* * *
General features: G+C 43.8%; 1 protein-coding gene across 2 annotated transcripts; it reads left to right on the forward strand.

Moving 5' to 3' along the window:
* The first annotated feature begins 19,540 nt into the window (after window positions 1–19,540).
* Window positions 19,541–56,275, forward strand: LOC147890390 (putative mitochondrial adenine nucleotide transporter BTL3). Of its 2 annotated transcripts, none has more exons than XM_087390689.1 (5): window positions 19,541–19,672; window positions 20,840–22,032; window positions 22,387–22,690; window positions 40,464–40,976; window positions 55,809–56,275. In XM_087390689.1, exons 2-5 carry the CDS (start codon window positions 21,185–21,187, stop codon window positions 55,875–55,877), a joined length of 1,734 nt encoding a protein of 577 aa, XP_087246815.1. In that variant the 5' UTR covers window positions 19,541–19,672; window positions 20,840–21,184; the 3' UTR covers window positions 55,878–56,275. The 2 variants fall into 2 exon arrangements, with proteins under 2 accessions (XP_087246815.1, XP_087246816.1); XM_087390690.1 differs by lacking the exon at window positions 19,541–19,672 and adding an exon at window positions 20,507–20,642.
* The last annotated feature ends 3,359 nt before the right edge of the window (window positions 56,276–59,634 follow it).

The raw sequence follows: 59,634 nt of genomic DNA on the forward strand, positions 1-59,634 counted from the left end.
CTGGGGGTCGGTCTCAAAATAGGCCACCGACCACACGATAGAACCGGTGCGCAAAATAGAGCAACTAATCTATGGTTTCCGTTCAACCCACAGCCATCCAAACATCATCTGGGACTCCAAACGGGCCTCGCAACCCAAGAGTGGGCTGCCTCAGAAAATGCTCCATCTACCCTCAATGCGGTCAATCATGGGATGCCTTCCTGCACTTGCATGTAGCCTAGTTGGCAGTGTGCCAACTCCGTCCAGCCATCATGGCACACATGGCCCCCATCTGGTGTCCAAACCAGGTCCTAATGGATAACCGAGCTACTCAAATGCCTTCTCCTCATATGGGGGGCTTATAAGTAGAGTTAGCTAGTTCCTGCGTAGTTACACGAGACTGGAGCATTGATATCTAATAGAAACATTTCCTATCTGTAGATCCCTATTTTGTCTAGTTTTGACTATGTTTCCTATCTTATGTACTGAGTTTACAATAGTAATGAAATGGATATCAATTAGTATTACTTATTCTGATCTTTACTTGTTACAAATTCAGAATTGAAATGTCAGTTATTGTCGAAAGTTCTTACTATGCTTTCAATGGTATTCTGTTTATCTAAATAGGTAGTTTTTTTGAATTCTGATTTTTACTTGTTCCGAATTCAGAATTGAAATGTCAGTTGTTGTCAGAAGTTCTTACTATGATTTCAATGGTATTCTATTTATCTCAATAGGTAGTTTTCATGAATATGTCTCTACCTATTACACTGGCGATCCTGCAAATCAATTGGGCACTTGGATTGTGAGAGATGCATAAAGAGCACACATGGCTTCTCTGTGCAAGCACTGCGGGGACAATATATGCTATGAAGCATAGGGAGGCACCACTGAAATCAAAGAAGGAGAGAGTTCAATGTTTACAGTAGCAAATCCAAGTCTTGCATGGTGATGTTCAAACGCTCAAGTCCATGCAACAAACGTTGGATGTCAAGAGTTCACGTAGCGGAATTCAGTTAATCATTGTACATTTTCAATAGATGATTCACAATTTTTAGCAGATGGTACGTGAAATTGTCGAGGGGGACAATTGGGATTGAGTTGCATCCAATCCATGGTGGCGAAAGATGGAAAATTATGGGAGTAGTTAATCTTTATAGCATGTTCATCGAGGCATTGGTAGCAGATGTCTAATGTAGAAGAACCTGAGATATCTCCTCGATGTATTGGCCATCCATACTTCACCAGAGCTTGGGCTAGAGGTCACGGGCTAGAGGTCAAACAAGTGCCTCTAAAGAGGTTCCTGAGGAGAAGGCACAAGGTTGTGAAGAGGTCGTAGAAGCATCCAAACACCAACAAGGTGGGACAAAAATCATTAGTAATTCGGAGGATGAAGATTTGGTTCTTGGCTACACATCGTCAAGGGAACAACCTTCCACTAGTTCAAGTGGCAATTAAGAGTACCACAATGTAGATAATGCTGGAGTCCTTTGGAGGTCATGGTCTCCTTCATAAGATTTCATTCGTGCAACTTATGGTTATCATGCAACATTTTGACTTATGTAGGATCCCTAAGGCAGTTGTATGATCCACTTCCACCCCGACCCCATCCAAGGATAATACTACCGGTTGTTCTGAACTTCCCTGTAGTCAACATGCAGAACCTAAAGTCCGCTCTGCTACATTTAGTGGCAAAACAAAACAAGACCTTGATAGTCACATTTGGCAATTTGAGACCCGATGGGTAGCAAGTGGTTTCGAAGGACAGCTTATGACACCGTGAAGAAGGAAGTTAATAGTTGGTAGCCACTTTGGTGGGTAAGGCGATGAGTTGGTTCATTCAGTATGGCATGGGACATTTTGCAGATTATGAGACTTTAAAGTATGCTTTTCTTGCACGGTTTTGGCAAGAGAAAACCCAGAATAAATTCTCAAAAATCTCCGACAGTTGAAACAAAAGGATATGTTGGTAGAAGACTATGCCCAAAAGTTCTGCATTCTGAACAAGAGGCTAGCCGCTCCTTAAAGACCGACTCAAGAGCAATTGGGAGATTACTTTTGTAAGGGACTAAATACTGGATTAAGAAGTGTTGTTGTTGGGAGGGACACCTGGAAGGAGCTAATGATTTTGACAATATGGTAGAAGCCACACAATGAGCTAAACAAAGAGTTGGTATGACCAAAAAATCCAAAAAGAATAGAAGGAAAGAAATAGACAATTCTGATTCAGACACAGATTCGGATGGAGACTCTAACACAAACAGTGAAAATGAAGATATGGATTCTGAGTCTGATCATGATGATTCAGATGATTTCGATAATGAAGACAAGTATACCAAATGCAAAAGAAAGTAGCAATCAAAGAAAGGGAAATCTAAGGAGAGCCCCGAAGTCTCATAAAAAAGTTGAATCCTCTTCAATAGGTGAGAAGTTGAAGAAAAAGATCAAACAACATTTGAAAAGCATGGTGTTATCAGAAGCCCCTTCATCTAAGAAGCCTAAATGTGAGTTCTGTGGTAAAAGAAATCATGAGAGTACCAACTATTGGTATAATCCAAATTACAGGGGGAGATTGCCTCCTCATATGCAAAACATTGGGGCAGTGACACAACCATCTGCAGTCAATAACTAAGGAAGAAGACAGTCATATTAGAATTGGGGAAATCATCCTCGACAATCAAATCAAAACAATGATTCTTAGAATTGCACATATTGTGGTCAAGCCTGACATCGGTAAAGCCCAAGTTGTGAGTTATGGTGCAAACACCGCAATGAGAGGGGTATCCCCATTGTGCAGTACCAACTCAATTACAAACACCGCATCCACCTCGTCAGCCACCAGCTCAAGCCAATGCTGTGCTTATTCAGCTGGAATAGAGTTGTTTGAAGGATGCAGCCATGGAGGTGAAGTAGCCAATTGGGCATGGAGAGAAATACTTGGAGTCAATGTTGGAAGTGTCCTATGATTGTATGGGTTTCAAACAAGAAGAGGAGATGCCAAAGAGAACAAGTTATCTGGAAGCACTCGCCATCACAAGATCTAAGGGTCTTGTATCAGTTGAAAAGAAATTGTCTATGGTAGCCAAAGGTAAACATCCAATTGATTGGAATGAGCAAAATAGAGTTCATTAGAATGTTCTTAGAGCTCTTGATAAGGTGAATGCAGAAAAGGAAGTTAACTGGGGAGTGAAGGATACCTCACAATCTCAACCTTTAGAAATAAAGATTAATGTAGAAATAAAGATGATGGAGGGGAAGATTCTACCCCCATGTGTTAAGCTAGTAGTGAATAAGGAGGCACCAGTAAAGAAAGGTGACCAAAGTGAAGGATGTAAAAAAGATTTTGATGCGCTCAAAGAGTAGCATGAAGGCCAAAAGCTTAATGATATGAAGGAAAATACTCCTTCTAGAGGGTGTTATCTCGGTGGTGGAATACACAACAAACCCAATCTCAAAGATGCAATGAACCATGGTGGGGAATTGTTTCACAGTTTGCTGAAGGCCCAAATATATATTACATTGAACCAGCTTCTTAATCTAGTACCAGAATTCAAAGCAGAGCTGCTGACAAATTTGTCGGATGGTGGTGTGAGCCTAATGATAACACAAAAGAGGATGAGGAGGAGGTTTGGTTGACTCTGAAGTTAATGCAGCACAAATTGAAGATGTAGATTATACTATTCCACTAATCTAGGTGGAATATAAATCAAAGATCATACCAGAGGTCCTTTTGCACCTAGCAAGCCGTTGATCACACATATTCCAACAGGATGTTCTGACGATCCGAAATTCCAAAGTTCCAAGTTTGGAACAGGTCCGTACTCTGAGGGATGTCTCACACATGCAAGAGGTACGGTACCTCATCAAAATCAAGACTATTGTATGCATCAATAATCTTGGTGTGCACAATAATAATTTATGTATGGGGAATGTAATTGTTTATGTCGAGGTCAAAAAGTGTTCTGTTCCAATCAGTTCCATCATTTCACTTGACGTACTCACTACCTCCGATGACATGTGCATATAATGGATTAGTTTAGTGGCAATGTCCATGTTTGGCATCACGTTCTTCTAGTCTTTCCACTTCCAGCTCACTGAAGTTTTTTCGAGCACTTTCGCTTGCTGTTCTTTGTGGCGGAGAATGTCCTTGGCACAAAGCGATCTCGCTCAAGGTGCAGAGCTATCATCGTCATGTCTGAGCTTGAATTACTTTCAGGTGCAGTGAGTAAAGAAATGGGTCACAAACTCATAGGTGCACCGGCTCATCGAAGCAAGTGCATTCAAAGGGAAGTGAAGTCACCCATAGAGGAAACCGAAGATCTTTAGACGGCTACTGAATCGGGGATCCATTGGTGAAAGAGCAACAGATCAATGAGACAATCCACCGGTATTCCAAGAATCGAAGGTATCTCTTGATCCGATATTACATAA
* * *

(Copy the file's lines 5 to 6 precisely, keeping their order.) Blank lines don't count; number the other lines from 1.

* The last annotated feature ends 3,359 nt before the right edge of the window (window positions 56,276–59,634 follow it).

The raw sequence follows: 59,634 nt of genomic DNA on the forward strand, positions 1-59,634 counted from the left end.